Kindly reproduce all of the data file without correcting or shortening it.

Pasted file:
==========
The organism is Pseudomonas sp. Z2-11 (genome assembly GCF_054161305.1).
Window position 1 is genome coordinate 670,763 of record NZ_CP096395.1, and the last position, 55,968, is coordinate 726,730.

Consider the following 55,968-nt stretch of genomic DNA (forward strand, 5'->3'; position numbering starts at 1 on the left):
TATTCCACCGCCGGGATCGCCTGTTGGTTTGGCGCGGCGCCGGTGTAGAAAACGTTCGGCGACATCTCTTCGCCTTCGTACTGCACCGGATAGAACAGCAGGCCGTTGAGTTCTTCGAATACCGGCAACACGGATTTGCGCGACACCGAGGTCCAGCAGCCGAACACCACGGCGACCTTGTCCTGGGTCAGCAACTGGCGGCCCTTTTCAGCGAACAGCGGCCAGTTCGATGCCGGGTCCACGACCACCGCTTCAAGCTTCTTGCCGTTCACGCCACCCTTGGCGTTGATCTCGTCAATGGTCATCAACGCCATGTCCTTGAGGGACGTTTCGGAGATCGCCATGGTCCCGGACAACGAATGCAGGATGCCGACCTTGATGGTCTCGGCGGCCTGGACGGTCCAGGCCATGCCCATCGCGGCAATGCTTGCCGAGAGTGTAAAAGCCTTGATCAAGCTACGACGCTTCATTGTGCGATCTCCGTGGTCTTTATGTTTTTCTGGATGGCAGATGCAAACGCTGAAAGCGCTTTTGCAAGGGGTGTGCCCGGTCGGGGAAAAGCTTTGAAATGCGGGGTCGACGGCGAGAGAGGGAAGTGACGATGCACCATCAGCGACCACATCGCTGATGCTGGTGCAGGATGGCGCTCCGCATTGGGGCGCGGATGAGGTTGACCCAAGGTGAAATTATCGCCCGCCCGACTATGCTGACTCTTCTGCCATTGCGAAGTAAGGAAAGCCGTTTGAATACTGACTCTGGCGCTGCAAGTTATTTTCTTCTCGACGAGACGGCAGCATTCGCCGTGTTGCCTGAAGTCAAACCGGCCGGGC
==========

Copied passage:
The organism is Pseudomonas sp. Z2-11 (genome assembly GCF_054161305.1).
Window position 1 is genome coordinate 670,763 of record NZ_CP096395.1, and the last position, 55,968, is coordinate 726,730.

Consider the following 55,968-nt stretch of genomic DNA (forward strand, 5'->3'; position numbering starts at 1 on the left):
TATTCCACCGCCGGGATCGCCTGTTGGTTTGGCGCGGCGCCGGTGTAGAAAACGTTCGGCGACATCTCTTCGCCTTCGTACTGCACCGGATAGAACAGCAGGCCGTTGAGTTCTTCGAATACCGGCAACACGGATTTGCGCGACACCGAGGTCCAGCAGCCGAACACCACGGCGACCTTGTCCTGGGTCAGCAACTGGCGGCCCTTTTCAGCGAACAGCGGCCAGTTCGATGCCGGGTCCACGACCACCGCTTCAAGCTTCTTGCCGTTCACGCCACCCTTGGCGTTGATCTCGTCAATGGTCATCAACGCCATGTCCTTGAGGGACGTTTCGGAGATCGCCATGGTCCCGGACAACGAATGCAGGATGCCGACCTTGATGGTCTCGGCGGCCTGGACGGTCCAGGCCATGCCCATCGCGGCAATGCTTGCCGAGAGTGTAAAAGCCTTGATCAAGCTACGACGCTTCATTGTGCGATCTCCGTGGTCTTTATGTTTTTCTGGATGGCAGATGCAAACGCTGAAAGCGCTTTTGCAAGGGGTGTGCCCGGTCGGGGAAAAGCTTTGAAATGCGGGGTCGACGGCGAGAGAGGGAAGTGACGATGCACCATCAGCGACCACATCGCTGATGCTGGTGCAGGATGGCGCTCCGCATTGGGGCGCGGATGAGGTTGACCCAAGGTGAAATTATCGCCCGCCCGACTATGCTGACTCTTCTGCCATTGCGAAGTAAGGAAAGCCGTTTGAATACTGACTCTGGCGCTGCAAGTTATTTTCTTCTCGACGAGACGGCAGCATTCGCCGTGTTGCCTGAAGTCAAACCGGCCGGGC